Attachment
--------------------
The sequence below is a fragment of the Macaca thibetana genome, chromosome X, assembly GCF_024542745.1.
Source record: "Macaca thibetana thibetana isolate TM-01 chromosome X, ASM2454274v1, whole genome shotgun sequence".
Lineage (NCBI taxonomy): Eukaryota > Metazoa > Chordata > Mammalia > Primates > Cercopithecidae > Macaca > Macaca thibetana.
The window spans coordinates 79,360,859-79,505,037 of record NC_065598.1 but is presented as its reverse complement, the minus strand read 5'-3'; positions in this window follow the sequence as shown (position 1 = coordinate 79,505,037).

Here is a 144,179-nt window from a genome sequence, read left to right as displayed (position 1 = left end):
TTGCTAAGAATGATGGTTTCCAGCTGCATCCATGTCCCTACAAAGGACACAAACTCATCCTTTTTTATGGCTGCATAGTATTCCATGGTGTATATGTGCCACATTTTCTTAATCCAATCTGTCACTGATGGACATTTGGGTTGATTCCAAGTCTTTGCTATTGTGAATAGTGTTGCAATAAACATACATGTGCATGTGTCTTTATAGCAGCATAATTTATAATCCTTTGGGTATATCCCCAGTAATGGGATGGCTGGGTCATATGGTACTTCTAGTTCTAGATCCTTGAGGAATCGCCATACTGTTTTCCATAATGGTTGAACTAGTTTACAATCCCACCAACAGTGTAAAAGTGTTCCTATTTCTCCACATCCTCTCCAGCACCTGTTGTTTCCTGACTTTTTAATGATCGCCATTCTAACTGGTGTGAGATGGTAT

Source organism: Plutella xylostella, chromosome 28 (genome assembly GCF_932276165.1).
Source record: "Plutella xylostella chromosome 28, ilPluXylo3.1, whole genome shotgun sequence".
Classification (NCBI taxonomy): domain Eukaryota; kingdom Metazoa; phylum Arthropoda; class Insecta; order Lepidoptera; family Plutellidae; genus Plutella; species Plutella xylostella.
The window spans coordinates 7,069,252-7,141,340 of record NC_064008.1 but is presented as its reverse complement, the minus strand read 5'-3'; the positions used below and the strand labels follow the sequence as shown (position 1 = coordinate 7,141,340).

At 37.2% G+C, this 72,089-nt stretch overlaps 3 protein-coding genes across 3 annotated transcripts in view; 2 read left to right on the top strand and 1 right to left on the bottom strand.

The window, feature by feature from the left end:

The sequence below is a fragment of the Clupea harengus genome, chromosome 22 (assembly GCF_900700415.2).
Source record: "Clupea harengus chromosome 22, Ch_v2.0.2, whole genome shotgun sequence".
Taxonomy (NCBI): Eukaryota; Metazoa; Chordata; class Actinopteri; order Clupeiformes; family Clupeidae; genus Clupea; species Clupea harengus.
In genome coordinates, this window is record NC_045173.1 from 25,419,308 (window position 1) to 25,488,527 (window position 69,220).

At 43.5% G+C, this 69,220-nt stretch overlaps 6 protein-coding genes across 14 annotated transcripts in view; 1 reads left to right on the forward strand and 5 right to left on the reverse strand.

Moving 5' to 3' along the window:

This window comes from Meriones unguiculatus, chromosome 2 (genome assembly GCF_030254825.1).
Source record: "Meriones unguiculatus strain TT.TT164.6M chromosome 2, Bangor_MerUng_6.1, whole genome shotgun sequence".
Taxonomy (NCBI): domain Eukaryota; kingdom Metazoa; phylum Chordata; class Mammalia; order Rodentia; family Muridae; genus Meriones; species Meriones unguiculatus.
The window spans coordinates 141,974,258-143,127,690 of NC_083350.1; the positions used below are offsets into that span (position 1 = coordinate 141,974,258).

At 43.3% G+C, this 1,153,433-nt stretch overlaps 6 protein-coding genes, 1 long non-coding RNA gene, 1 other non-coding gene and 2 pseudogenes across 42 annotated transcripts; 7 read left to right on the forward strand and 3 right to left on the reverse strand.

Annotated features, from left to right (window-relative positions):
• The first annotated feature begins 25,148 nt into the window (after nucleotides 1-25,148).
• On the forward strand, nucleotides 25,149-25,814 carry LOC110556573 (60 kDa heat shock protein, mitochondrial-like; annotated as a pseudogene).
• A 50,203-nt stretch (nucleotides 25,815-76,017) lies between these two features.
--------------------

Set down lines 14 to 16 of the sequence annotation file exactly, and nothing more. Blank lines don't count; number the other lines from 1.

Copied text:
Source record: "Clupea harengus chromosome 22, Ch_v2.0.2, whole genome shotgun sequence".
Taxonomy (NCBI): Eukaryota; Metazoa; Chordata; class Actinopteri; order Clupeiformes; family Clupeidae; genus Clupea; species Clupea harengus.
In genome coordinates, this window is record NC_045173.1 from 25,419,308 (window position 1) to 25,488,527 (window position 69,220).